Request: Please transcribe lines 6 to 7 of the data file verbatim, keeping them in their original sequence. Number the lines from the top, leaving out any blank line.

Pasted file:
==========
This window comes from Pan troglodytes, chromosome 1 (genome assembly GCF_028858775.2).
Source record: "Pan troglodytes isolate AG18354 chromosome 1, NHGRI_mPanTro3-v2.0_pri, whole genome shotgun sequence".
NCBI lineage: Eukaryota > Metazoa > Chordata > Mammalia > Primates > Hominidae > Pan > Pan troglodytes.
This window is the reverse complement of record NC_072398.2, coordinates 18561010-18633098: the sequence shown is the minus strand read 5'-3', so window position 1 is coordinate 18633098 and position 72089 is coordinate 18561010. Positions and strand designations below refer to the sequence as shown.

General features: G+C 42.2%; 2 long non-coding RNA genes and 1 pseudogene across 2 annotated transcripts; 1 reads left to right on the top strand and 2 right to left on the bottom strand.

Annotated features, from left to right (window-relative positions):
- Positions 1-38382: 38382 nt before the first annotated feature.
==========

Annotated features, from left to right (window-relative positions):
- Positions 1-38382: 38382 nt before the first annotated feature.